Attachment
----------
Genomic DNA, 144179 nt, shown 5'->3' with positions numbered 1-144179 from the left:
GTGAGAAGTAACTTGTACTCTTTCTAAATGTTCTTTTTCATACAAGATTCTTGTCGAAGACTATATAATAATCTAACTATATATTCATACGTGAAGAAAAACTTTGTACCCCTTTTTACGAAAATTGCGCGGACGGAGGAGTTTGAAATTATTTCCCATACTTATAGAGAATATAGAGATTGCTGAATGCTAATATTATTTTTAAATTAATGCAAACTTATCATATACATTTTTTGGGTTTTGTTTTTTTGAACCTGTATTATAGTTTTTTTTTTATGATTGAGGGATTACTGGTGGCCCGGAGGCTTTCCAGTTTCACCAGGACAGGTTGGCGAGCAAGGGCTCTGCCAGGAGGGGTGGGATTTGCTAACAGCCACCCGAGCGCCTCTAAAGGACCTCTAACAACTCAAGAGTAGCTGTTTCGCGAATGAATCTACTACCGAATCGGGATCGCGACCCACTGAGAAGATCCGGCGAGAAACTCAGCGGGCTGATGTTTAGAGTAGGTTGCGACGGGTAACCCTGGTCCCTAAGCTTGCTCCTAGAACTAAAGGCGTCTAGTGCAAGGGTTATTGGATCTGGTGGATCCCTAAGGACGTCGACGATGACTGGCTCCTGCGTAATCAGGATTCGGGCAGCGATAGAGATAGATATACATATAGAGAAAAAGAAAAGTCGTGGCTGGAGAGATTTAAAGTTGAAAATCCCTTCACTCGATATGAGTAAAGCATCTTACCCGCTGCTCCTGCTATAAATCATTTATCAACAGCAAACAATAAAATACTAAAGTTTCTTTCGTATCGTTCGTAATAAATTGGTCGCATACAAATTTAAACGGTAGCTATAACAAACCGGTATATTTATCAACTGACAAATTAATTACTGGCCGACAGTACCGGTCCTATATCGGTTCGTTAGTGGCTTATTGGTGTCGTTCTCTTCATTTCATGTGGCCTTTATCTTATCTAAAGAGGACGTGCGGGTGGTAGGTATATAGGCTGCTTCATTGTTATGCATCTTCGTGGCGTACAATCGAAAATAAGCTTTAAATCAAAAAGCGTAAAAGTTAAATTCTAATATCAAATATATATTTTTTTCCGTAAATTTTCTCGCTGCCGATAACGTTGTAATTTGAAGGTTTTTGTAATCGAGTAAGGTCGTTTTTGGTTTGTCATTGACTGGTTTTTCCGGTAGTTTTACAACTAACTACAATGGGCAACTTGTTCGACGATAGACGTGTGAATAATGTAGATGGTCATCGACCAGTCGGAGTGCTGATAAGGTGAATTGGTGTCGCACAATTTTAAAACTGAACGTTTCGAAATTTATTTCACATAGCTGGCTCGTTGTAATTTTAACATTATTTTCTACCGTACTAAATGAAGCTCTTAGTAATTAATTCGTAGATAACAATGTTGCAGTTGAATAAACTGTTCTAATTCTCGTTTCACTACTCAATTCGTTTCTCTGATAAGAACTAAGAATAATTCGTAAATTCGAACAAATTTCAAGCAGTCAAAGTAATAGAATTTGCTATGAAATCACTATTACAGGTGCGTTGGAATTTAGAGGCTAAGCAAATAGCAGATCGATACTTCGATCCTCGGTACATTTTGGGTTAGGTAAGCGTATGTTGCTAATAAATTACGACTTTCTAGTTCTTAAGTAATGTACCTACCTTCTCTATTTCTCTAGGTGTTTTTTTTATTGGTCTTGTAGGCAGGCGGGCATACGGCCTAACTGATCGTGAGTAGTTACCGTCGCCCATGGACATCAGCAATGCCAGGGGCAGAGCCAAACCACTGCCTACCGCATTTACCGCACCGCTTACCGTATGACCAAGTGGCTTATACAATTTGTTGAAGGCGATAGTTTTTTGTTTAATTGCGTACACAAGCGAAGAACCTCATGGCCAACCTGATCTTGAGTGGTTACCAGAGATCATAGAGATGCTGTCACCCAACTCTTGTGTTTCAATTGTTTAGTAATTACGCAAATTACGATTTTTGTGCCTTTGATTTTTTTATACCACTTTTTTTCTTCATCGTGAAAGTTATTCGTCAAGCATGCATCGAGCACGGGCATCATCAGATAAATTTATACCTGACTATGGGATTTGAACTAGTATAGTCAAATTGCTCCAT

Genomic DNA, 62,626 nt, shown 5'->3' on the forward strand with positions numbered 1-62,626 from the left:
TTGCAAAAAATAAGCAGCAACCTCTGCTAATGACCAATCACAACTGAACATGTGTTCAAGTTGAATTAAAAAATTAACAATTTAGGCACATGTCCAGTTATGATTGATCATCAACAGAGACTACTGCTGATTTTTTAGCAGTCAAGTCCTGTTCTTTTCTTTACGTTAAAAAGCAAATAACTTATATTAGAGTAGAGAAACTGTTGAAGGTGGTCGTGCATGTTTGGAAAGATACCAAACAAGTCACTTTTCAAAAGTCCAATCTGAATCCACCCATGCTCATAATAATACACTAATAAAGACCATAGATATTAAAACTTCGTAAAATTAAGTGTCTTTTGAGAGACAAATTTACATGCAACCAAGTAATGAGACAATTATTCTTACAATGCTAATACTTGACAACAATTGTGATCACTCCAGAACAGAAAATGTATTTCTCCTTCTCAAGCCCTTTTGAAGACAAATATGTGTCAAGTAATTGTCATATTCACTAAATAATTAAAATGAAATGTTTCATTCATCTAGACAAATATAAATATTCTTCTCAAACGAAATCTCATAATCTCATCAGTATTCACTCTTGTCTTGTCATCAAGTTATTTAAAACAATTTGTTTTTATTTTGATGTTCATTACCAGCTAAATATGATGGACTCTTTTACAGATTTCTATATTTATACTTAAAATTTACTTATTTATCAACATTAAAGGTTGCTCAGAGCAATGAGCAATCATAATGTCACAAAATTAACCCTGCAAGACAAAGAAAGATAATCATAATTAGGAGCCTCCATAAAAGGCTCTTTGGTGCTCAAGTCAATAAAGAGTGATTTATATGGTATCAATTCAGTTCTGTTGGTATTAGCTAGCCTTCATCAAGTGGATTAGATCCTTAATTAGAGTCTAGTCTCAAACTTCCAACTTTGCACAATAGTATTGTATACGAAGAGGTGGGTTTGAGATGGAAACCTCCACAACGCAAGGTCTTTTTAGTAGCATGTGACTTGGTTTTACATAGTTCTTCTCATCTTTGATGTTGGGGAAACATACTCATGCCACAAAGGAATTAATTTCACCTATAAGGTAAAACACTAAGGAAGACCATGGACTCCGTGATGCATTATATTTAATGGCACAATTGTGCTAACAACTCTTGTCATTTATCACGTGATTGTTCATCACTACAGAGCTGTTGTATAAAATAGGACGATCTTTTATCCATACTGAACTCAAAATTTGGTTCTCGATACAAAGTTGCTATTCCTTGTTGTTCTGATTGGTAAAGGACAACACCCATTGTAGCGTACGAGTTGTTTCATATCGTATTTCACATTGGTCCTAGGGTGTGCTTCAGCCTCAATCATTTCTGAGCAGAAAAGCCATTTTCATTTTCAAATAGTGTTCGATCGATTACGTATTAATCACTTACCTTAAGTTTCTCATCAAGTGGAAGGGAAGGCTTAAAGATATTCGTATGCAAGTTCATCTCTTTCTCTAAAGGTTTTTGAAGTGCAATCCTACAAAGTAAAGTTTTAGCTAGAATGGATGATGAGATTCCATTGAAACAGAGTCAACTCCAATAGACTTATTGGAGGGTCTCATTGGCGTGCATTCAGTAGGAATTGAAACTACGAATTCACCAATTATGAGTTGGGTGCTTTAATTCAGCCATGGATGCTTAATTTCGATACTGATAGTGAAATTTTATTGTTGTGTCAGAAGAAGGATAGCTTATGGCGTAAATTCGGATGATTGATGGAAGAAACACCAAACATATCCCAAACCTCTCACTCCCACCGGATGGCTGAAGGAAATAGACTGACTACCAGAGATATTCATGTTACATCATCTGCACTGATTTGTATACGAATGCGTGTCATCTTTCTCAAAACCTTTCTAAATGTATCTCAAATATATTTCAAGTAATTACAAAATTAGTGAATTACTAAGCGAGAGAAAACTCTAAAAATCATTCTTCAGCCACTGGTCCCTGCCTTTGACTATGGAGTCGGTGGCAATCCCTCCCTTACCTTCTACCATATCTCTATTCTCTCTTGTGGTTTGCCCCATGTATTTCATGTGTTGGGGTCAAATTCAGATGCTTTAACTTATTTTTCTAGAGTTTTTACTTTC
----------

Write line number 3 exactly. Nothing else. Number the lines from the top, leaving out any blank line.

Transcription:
Genomic DNA, 62,626 nt, shown 5'->3' on the forward strand with positions numbered 1-62,626 from the left: